• Character sheets were on one page and you even had room to draw a picture of your character.
    • There were only one or two rule books, and people knew the rules or learned them quickly.
    • Combat was quick, without the need for a battle grid to adjudicate rules like flanking or opportunity attacks.
    • The DM had to make more decisions on the fly, and couldn't rely on the rules as much.

    The downsides are obvious: less detail, fewer options, less tactical gameplay, and more of a chance of a DM making bad decisions.

    But a modular system would allow all that detail if you wanted it, and still allow players to master the rules if the DM doesn't try to use too many optional systems at the beginning.

    I like where Mearls' head is at. Then again, I always have, it's just the execution of his ideas by his team that leaves something to be desired sometimes.

  8. #18
    Lama (Lvl 13)

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    Block kitsune9

    This sounds great, but it runs the risk of being anticlimactic. One on end of the gaming experience, you'll have very fast games, but no sense of tension that builds up and the other end, you have combat grind where you're slogging through hp just to end the thing. The tension was there, but now you've gone waaaaaaaaaaaay past it.

    I want my combats to be fast, scenarios to play out fairly quickly, but I need tension to build up in the mechanics of the game that gives BBEG "staying power" so that they won't blow us out of the water in the first round or for us to do the same.

    It's a tough order to fulfill. My idea of that "perfect combat" length is going to be different than someone else's, but I think what they are doing now for the next iteration is definitely a step in the right direction.

  9. #19
    Grandfather of Assassins (Lvl 19)

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    Jul 2004
    A Nation's Capitol
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    Gygax MagazineI Defended The Walls!

    Block TerraDave

    I will join the chorus in saying: YES!

    Best L&L in ages.

  10. #20
    Quote Originally Posted by AbdulAlhazred View Post
    I think 'encounter' vs 'adventure' focus is a matter of presentation though.
    I think there's a pretty clear distinction. An Encounter is a scene. An Adventure is the chapter, or perhaps a whole book.

    A scene is, usually, some set number of actors interacting with each other, essentially simultaneously. In a combat encounter, an XP pool helps ensure that the NPCs are balanced with the PCs.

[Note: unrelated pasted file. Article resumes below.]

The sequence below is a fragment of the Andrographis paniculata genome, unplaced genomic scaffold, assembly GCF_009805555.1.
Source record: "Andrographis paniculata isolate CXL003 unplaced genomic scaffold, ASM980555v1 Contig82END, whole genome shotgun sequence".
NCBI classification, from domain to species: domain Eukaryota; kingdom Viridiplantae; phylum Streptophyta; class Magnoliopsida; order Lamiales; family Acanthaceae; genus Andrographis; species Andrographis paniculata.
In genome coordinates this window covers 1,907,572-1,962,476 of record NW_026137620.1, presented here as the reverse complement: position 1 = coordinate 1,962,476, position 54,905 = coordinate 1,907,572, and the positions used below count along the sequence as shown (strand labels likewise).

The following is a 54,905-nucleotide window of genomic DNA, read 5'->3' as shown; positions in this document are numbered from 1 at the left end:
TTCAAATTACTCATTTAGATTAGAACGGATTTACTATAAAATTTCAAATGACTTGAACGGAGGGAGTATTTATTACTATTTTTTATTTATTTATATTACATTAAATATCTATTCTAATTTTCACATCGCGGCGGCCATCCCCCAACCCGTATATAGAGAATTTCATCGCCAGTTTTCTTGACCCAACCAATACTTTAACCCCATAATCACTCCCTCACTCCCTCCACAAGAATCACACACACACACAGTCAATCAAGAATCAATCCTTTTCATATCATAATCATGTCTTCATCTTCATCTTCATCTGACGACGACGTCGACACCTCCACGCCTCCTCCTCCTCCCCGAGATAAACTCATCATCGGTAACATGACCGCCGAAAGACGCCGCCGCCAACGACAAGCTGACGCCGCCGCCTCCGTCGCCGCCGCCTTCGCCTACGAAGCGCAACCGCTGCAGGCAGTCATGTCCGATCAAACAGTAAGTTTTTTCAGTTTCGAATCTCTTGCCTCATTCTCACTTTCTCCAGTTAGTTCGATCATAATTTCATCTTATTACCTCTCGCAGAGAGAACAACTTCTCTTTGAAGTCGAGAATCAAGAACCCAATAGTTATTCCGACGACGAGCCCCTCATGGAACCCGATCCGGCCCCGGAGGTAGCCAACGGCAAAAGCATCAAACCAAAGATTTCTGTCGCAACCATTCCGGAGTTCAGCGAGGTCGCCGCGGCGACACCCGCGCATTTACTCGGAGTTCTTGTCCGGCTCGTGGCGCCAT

But over the course of an adventure? Without assumptions on the distribution of XP (which Mike did not make, and it seems to be the point of his idea to not make), I'm not seeing the value.

    As for XP budget for adventure, I already do that. In fact it is a well-discussed concept here and in other forums at this point, so not even notable.
    But what are you getting out of that XP budget, aside from predictable advancement rates? Is it really getting you much in the way of building balanced challenges? Can you spread that XP across an adventure and be confident of a balanced challenge? Because that's what encounter XP pools get in 4E, for the most part. Follow the encounter building guidelines, use that XP, and as long as you don't do weird stuff with terrain, etc., it's quite likely that you'll end up with a balanced encounter. Do that with Adventure XP pool, and the difficulty will vary wildly between "big battle" adventures, and "a monster in each room" adventures. What is that pool getting you then? Are you making assumptions about the adventure structure when you use that pool?

    Ultimately, a adventure XP pool is like an encounter XP pool, but only if there's an assumption that "wave" encounter designs are just as challenging, for the same XP, as "all at once" designs. That's obviously not true. 4E's DMG2 discusses wave design, and what it boils down to is that there should be more XP in the pool in an encounter with waves, but it's really a judgement call. That encounter pool gives a reasonable baseline for 2 waves, but past that, it's more DM judgement than rules. And once that happens, there's little point to having those rules.